Omicron variant: Welsh NHS asked to cancel leave in huge Christmas booster call to arms

Welsh NHS staff have been asked to cancel their Christmas plans in order to help deliver Wales' vaccine booster programme.

Wales' health minister, Eluned Morgan, confirmed the Omicron variant of coronavirus is now present in every health board in Wales.

Wales' NHS will turn its focus to upscaling the country's vaccine booster programme, with staff being asked to cancel their leave plans in order to work throughout the Christmas period.

Speaking at a Welsh Government coronavirus press briefing, Ms Morgan said: "Cases of omicron are growing daily. It is now present in every health board area in Wales.

"We must be prepared for cases to rise very quickly and steeply.

"Every day we are learning more about this incredibly fast-moving form of coronavirus, which emerged just three weeks ago in South Africa.“It was our intention to offer all eligible adults an appointment by the end of January. We are now aiming to offer all eligible adults an appointment by the end of December."

On Monday, First Minister Mark Drakeford said Wales will aim to offer all over-18s a booster vaccine by the end of the year, with those being administered by mid-January.

A booster jab is viewed as a vital tool in preventing serious illness from the Omicron variant.

NHS Wales gave out a record number of booster jabs in a day on Monday, as 26,676 jabs were given out, an increase of nearly 10,000 on a week previous.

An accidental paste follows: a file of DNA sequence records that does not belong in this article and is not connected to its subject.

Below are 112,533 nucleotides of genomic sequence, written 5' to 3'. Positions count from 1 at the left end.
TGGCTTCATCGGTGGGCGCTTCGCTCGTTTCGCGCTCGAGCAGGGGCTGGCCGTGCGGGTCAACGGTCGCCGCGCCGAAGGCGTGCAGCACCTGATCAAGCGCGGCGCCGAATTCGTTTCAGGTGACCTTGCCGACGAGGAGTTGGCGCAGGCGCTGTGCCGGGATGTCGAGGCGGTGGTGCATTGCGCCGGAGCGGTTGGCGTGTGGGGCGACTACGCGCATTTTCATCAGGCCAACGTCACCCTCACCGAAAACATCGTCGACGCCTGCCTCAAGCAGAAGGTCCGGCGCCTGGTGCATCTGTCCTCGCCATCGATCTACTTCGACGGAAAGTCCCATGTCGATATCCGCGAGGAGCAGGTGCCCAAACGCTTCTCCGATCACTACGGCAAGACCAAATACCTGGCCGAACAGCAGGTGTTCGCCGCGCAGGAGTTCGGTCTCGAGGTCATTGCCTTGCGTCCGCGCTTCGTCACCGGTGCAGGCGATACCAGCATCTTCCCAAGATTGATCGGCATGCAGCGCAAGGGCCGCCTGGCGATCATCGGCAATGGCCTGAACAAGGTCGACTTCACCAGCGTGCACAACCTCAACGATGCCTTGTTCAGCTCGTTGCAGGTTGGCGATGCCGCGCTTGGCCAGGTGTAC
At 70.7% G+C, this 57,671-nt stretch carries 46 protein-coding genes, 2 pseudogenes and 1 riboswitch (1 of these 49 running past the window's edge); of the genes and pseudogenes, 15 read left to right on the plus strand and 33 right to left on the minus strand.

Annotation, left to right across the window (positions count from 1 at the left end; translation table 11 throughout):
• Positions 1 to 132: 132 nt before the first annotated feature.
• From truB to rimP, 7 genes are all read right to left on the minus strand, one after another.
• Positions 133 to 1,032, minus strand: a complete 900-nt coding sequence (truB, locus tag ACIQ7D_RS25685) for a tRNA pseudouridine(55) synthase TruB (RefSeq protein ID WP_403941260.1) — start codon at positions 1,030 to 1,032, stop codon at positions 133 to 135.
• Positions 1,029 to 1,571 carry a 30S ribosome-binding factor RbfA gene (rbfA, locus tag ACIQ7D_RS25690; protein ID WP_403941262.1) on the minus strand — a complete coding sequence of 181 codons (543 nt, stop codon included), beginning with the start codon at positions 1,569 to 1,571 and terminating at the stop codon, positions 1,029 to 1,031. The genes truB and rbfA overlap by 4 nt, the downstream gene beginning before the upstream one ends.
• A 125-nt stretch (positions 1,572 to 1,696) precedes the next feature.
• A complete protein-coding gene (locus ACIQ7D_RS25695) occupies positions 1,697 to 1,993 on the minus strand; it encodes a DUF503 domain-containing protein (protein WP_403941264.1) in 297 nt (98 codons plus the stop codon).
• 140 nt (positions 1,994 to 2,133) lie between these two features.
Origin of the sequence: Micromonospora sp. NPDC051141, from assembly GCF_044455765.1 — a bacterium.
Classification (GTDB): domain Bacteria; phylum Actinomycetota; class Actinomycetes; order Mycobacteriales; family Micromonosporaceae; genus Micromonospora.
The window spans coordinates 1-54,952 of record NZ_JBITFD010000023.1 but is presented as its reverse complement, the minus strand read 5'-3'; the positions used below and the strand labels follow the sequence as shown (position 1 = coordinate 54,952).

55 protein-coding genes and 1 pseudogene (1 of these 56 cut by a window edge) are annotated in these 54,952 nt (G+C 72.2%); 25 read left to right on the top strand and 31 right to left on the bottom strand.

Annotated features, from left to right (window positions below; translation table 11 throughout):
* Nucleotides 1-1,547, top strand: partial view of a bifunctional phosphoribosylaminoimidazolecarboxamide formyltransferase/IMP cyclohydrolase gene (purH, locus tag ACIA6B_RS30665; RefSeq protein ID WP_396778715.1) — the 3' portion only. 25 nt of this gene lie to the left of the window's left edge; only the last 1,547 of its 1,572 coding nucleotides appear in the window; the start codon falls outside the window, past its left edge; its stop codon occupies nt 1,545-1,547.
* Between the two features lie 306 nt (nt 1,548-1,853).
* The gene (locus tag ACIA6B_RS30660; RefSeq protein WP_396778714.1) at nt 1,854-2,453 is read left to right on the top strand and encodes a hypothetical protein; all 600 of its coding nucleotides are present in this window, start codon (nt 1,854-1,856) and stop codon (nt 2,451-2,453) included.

The Welsh Government calculates that around 40,000 jabs will need to be administered daily in order to reach the new target.

Ms Morgan said the government is asking a "huge amount of the NHS"

She continued: "We’re asking a huge amount of the NHS – we’re asking staff to cancel leave and to work in clinics day and night up to and through Christmas to vaccinate hundreds of thousands of people in a matter of weeks.

"We have been working with health boards since the weekend to make changes to the vaccination programme to go further and faster.

"This will mean the focus of the NHS will need to shift towards vaccinating people for a short time.

"The NHS will continue to provide essential services, emergency and urgent care.

"But we will be redeploying all available clinical staff to vaccination centres.

"We’ll be asking them to work in existing mass vaccination centres, which will be expanded to their maximum capacity and in new centres.

"Many of the centres will be expanded to have dedicated walk-in lanes – we will be targeting these walk-in slots at particular groups of people."We’ll be looking at expanding existing opening hours – centres are already open from 9am to 8pm.

"This will mean asking NHS staff to vaccinate from early in the morning to late into the night to make sure as many people as possible have the extra protection the booster dose offers.

"We’ve already taken steps to accelerate the vaccine programme – today’s figures show a big increase in boosters given and more than 1.1m have already had their booster.

"Hundreds of thousands of appointments have already been issued. These appointments will remain in place."

What happens next?

Every adult in Wales that has received two doses of a vaccine will receive an invitation for a vaccine in the coming days either by phone or text.